Background: Following publication of the International Subarachnoid Aneurysm Trial (ISAT), treatment paradigms for cerebral aneurysms (CAs) shifted from open surgical clipping to endovascular embolization as primary therapy in a majority of cases. However, comprehensive analyses evaluating more recent CA diagnosis patterns, patient populations and outcomes as a function of treatment modality remain rare. Methods: The National Inpatient Sample from 2004 to 2014 was reviewed. Aneurysmal subarachnoid hemorrhages (aSAHs) and unruptured intracranial aneurysms (UIAs) with a treatment of surgical clipping or endovascular therapy (EVT) were identified. Time trend series plots were created. Linear and logistic regressions were utilized to quantify treatment changes. Results: 114 137 aSAHs and 122 916 UIAs were reviewed. aSAH (+732/year, p=0.014) and UIA (+2550/year, p<0.0001) discharges increased annually. The annual caseload of surgical clippings for aSAH decreased (-264/year, p=0.0002) while EVT increased (+366/year, p=0.0003). For UIAs, the annual caseload for surgical clipping remained stable but increased for EVT (+615/year, p<0.0001). The rate of incidentally diagnosed UIAs increased annually (+1987/year; p<0.0001). Inpatient mortality decreased for clipping (p<0.0001) and EVT in aSAH (p<0.0001) (2004 vs 2014 - clipping 13% vs 11.7%, EVT 15.8% vs 12.7%). Mortality rates for clipped UIAs decreased over time (p<0.0001) and remained stable for EVT (2004 vs 2014 - clipping 1.57% vs 0.40%, EVT 0.59% vs 0.52%). Conclusion: Ruptured and unruptured CAs are increasingly being treated with EVT over clipping. Incidental unruptured aneurysm diagnoses are increasing dramatically. Mortality rates of ruptured aneurysms are improving regardless of treatment modality, whereas mortality in unruptured aneurysms is only improving for surgical clipping.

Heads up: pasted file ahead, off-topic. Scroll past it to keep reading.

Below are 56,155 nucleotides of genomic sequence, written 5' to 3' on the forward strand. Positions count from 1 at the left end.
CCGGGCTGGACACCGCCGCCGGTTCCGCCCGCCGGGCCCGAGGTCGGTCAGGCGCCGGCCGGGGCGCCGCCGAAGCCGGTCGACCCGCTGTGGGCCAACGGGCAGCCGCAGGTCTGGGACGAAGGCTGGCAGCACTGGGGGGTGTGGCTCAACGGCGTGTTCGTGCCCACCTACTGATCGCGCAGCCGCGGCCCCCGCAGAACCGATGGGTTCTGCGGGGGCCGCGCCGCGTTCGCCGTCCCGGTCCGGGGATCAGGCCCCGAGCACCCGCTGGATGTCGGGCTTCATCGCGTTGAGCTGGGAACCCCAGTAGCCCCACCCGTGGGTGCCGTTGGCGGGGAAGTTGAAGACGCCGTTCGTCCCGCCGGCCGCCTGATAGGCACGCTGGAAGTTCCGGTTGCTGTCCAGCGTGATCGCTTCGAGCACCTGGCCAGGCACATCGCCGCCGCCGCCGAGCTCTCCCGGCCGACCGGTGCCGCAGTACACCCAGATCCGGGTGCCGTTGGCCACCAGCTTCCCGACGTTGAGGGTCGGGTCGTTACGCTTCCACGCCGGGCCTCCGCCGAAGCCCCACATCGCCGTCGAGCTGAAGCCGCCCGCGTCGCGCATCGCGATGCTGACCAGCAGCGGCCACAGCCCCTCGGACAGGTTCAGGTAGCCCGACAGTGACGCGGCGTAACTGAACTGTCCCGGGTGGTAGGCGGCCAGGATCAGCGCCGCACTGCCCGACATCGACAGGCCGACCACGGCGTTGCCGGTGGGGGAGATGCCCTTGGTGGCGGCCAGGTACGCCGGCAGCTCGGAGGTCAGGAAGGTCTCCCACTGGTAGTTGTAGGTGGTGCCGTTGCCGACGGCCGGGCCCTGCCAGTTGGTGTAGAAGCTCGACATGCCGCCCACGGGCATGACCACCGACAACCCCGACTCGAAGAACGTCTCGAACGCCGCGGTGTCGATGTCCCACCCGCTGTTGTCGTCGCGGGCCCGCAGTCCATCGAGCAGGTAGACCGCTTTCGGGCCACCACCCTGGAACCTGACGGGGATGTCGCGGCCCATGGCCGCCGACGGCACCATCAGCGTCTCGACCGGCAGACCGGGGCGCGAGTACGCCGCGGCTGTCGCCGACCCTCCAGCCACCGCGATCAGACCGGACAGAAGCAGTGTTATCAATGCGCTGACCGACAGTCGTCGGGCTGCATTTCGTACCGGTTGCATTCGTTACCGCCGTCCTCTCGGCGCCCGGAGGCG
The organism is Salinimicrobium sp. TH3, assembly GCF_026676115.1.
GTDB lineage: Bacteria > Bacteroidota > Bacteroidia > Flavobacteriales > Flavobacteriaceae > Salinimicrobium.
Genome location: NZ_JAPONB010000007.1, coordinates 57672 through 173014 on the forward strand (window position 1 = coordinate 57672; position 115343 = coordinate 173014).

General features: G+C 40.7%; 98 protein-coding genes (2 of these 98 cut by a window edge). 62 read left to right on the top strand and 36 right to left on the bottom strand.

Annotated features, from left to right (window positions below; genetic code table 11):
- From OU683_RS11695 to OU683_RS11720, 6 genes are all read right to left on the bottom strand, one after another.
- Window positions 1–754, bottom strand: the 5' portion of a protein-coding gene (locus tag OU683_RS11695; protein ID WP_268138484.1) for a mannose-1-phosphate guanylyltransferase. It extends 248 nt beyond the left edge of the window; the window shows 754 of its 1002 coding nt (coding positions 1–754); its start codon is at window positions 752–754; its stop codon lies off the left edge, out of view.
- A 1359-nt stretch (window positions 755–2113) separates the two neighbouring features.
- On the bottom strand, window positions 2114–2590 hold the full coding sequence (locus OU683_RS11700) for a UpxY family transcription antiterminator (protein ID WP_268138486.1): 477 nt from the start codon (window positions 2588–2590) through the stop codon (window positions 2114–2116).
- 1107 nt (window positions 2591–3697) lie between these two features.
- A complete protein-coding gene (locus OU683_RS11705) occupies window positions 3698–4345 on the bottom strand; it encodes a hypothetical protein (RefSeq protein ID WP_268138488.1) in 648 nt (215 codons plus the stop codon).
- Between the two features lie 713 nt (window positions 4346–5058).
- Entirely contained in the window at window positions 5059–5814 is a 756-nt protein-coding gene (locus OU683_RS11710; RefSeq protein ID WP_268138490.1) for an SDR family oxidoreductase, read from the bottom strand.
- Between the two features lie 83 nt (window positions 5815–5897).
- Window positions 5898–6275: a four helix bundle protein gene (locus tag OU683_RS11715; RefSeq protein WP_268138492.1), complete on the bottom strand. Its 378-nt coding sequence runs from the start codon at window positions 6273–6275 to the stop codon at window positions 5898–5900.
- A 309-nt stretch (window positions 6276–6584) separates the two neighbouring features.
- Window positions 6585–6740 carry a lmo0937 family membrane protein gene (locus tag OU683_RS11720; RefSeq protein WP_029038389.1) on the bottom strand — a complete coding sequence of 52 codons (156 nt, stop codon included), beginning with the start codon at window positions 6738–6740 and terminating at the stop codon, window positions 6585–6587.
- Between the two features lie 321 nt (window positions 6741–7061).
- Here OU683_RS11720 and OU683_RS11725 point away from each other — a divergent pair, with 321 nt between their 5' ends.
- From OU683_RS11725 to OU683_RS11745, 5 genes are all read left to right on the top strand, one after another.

ASJC Scopus subject areas
- Clinical Neurology